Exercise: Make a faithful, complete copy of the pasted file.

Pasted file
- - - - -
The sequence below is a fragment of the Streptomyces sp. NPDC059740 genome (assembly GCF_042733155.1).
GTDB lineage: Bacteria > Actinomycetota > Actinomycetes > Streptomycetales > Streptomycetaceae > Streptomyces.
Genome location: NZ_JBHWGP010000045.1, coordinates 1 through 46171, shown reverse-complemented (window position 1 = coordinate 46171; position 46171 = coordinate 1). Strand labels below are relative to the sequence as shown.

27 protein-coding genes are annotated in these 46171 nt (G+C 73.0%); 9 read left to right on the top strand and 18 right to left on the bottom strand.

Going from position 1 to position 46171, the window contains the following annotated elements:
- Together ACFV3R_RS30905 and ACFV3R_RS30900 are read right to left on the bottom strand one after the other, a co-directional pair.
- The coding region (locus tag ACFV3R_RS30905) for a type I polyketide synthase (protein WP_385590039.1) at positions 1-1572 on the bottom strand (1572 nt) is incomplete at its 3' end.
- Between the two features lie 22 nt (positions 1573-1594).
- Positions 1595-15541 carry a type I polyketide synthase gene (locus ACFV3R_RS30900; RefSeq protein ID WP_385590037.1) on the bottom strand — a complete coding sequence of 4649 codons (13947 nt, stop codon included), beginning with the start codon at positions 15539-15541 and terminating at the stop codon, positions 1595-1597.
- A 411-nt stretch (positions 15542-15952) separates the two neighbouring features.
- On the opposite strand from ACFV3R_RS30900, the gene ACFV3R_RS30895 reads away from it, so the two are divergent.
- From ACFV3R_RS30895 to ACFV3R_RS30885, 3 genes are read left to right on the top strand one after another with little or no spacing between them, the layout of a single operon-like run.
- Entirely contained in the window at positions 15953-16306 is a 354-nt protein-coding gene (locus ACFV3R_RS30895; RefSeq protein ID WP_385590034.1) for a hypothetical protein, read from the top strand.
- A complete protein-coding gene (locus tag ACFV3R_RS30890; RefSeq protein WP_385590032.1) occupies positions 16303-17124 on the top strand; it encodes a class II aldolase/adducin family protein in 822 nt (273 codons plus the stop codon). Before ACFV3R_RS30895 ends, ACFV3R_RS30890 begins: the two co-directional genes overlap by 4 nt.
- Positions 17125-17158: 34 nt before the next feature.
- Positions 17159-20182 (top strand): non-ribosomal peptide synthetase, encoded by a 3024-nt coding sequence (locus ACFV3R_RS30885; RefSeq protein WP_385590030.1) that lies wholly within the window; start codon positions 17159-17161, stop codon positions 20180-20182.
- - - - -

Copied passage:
The sequence below is a fragment of the Streptomyces sp. NPDC059740 genome (assembly GCF_042733155.1).
GTDB lineage: Bacteria > Actinomycetota > Actinomycetes > Streptomycetales > Streptomycetaceae > Streptomyces.
Genome location: NZ_JBHWGP010000045.1, coordinates 1 through 46171, shown reverse-complemented (window position 1 = coordinate 46171; position 46171 = coordinate 1). Strand labels below are relative to the sequence as shown.

27 protein-coding genes are annotated in these 46171 nt (G+C 73.0%); 9 read left to right on the top strand and 18 right to left on the bottom strand.

Going from position 1 to position 46171, the window contains the following annotated elements:
- Together ACFV3R_RS30905 and ACFV3R_RS30900 are read right to left on the bottom strand one after the other, a co-directional pair.
- The coding region (locus tag ACFV3R_RS30905) for a type I polyketide synthase (protein WP_385590039.1) at positions 1-1572 on the bottom strand (1572 nt) is incomplete at its 3' end.
- Between the two features lie 22 nt (positions 1573-1594).
- Positions 1595-15541 carry a type I polyketide synthase gene (locus ACFV3R_RS30900; RefSeq protein ID WP_385590037.1) on the bottom strand — a complete coding sequence of 4649 codons (13947 nt, stop codon included), beginning with the start codon at positions 15539-15541 and terminating at the stop codon, positions 1595-1597.
- A 411-nt stretch (positions 15542-15952) separates the two neighbouring features.
- On the opposite strand from ACFV3R_RS30900, the gene ACFV3R_RS30895 reads away from it, so the two are divergent.
- From ACFV3R_RS30895 to ACFV3R_RS30885, 3 genes are read left to right on the top strand one after another with little or no spacing between them, the layout of a single operon-like run.
- Entirely contained in the window at positions 15953-16306 is a 354-nt protein-coding gene (locus ACFV3R_RS30895; RefSeq protein ID WP_385590034.1) for a hypothetical protein, read from the top strand.
- A complete protein-coding gene (locus tag ACFV3R_RS30890; RefSeq protein WP_385590032.1) occupies positions 16303-17124 on the top strand; it encodes a class II aldolase/adducin family protein in 822 nt (273 codons plus the stop codon). Before ACFV3R_RS30895 ends, ACFV3R_RS30890 begins: the two co-directional genes overlap by 4 nt.
- Positions 17125-17158: 34 nt before the next feature.
- Positions 17159-20182 (top strand): non-ribosomal peptide synthetase, encoded by a 3024-nt coding sequence (locus ACFV3R_RS30885; RefSeq protein WP_385590030.1) that lies wholly within the window; start codon positions 17159-17161, stop codon positions 20180-20182.